British Sea Power have always been a band who have eschewed lyrical cliches of love and relationships. What's the inspiration lyrically on the new record?

Yeah, it's true that in a way. If there are elements of love songs they're always done in a slightly odd way. We've always tried to include a lot of ideas in our albums and songs but we didn't really try and do that this time. Not because of a lack of them, we just didn't feel the need for it and wanted to do something a bit different, let something else take the forefront. Without it being about love, I think it's a more emotional, warmer record. It's not trying to push a manifesto or anything, and the lyrics kind of sit together because they seem to, rather than an intellectual rule binding them. I keep being drawn back to Ray Bradbury no matter how much I try and get away, and that's where the name of the album comes from. He's a very interesting fella, and he had a funny way of working as well: it was quite subconscious and things would come up and he wouldn't realise why until a lot later when it would make a lot of sense in a less factual kind of way.

You've been around for such a long time now, outliving so many of your contemporaries. Why do you think British Sea Power have managed to remain strong over a long period of time?

Cumbrian endurance I think. Getting used to walking up the fells as a kid [laughs]. No, I think it's about being relaxed about life. Most bands seem to fall apart for personal difficulties and disagreements, really, or maybe greed, drugs, or sex, whereas we're kind of moderate. We don't mind taking in some far out ideas and doing weird things, but in terms of getting on with each other we're pretty thoughtful, as far as bands go anyway, which isn't a high level to set yourself by. It's always been enjoyable. That's a bit of a boring answer but it's true.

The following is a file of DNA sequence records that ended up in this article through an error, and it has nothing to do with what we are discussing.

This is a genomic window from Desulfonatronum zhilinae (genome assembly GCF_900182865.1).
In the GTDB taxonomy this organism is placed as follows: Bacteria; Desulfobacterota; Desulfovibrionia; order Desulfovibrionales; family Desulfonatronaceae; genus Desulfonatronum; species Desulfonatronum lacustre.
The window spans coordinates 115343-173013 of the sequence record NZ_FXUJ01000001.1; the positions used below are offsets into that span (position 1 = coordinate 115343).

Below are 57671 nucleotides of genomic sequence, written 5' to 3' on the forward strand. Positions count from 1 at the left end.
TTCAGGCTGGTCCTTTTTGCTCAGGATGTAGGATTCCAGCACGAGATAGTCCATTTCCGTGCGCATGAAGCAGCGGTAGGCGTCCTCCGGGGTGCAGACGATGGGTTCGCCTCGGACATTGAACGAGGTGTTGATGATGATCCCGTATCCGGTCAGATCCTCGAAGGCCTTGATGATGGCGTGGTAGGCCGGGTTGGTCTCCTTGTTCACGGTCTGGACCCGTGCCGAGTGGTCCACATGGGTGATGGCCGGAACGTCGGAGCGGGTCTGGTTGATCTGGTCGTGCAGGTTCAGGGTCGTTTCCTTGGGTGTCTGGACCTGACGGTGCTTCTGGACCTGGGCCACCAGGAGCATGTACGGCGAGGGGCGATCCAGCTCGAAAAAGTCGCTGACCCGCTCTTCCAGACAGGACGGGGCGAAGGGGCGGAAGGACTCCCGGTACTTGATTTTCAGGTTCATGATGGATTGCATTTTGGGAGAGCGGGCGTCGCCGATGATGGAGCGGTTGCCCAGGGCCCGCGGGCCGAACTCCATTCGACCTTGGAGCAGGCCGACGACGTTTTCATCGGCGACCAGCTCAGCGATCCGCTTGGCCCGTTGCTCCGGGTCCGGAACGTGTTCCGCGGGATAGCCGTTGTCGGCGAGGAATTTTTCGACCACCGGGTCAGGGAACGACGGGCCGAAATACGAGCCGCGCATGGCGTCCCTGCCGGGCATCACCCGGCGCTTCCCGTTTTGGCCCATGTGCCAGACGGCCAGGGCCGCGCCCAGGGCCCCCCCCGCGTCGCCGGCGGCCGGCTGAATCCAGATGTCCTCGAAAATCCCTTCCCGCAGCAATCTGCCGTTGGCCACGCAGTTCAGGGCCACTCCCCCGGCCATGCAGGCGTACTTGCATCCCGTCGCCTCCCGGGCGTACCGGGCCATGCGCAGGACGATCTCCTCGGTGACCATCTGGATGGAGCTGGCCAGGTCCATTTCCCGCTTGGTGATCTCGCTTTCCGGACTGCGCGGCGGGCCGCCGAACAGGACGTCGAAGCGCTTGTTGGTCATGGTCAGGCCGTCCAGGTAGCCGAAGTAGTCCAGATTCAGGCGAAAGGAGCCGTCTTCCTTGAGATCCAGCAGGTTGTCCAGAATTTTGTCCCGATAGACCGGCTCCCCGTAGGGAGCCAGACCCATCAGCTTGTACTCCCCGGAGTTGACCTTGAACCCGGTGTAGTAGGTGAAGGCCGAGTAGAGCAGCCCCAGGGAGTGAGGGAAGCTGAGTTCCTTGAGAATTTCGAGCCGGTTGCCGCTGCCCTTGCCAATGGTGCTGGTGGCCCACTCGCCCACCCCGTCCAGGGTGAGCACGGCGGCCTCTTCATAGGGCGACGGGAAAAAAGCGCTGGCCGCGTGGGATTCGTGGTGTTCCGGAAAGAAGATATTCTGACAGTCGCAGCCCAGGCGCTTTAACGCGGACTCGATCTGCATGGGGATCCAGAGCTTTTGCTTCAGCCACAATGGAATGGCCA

Where do you think you fit into things on the musical map? I read The Brighton Source and you were described as 'Brighton's elder statesman'.

I know, that's horrible isn't it? We had that on Steve Lamacq's Round Table. It's all said with an element of positivity, and even love, though. We've been described as 'national treasures' a few times, which is a bit weird. I think we just sit slightly outside everything, and we're quite enduring. I originally always thought we'd be over and done with in about three years, or one or two albums. It just makes me feel kind of old, and I don't actually feel old except for when people start saying it's unusual for a band to last this long [laughs]. Bands are pretty weird things. If it were a painter it wouldn't be unusual. In fact, people might assume you could even get better, even a filmmaker. It's just music, and I think it's to do with marketing, it's just obsessed with youth...physical youth.